MU1_new_cover_400x600One of the really fun things about hosting other people on this blog is the meeting new people thing.  But this isn’t really one of those guest spots. I’ve know Cecilia Tan faintly for ages through the days of Livejournal and Harry Potter fandom, and now she has a new (old, long story, read the post) book out, The Siren and the Sword, which is book 1 in her Magic University series.

Today she has a guest post for us about fanfiction, today’s publishing tastes, and how she got from there to here and back again.  So often, when we talk about fanfiction I feel like that discussion is defensive, fearful, or defeatist — there are certainly incredibly good reasons in the history of fanfiction culture for this to be the case.  Cecilia’s take is refreshing, because it’s not about that at all.  It’s about different ways to tell stories and what it’s like when the world finally catches up with what you love.

Confessions of a Fanfic Hipster
by Cecilia Tan

Yep, these days fanfic is not just considered “cool,” it’s red-hot mainstream. Not only has a former Twilight fanfic (50 Shades) turned the English-language publishing world on its head, a One Direction fic serialized on Wattpad (After by Anna Todd) recently sold to a New York publisher for a six-figure advance, and the romance bestseller lists are well-populated with P2P works. Which puts writers like me in the odd position of being like those hipsters who were doing something “before it got big.”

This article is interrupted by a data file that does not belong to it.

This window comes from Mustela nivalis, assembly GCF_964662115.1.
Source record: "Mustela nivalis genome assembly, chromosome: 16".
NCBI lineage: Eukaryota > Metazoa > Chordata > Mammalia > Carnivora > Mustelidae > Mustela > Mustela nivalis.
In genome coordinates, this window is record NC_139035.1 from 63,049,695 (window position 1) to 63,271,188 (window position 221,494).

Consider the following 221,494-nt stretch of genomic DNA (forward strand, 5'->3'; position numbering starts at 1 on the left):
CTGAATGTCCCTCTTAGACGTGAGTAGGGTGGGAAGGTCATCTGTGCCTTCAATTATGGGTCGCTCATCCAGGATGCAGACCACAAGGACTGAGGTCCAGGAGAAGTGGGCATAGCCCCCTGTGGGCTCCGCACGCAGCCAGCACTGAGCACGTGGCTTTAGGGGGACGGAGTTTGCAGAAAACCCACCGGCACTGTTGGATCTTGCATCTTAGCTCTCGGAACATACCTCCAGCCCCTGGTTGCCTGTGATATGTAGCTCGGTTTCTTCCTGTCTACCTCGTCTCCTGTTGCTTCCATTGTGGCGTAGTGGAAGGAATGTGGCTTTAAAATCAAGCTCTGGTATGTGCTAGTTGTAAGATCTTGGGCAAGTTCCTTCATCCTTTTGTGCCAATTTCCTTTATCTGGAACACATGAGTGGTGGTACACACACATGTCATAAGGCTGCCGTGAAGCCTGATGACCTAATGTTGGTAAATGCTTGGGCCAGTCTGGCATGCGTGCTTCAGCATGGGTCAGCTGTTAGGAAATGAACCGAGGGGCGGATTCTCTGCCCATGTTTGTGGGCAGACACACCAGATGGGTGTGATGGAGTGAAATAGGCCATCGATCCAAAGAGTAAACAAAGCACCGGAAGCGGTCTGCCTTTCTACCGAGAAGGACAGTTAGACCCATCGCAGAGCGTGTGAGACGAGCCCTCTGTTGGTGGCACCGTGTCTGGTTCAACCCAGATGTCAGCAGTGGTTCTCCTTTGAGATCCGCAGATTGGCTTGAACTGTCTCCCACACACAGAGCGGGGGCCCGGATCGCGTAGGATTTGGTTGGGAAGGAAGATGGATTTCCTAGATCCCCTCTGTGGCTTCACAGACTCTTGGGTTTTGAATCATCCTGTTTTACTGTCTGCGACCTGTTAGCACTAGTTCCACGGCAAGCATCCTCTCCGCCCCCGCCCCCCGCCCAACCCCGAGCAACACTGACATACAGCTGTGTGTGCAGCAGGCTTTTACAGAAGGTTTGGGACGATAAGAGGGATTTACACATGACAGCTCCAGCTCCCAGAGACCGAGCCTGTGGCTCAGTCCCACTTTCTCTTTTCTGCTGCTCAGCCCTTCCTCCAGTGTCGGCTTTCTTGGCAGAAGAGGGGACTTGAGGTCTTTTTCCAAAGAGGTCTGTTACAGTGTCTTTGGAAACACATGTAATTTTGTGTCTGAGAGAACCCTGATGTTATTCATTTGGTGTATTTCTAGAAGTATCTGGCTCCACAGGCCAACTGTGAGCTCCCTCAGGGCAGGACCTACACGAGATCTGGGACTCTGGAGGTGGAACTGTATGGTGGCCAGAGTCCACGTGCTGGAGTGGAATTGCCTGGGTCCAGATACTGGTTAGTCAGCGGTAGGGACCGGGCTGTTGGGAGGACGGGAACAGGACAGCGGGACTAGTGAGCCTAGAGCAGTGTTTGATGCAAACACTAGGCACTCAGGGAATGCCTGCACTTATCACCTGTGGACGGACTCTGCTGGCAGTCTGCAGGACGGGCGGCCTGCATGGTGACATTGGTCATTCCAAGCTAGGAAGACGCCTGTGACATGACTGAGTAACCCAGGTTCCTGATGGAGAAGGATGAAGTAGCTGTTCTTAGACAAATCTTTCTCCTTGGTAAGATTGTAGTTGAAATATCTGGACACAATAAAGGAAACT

Unlike those hipsters, though, I don’t complain about people discovering our “secret.” We weren’t TRYING to create an elitist cabal that others would long to join. Fanfic writers are the intersection of two of the nerdiest groups on Earth: writers and fans. I don’t think most of us thought of ourselves as “the cool kids,” we were just doing something we love! But these days even nerddom is going mainstream: certainly fandom is. In New England, where I live, the recent Rhode Island Comic Con sold out of tickets and turned thousands of people away. So did Arisia, the big multi-fandom science fiction convention in Boston. And don’t get me started on how huge events like San Diego Comicon and Atlanta’s DragonCon are. They’re on a different (huger) scale from Woodstock and they happen every year. It’s cool to be a fan these days.

I’ll tell you why I think fandom and fanfic are such a draw now. It’s not the superhero costumes or the magic spells themselves. It’s because what we’ve been fighting for as a culture–as both writers and as fans–is the right to express ourselves and to wear our hearts on our sleeves. And that right is finally being accepted. A lot of us growing up lived among Muggles, basically, and were told by the Aunt Petunias in our lives to keep our love of “weirdo” things like comic books and “inappropriate” gender expressions and alternative sexuality to ourselves. The pressure to conform acts on anything that isn’t “normal,” including freely expressed sexual desire, fannishness, queerness, and kinkiness. That pressure to conform still exists, but it hasn’t stopped gay marriage from being legalized in more than half the states or 50 Shades of Grey from dominating the bestseller lists (pun intended).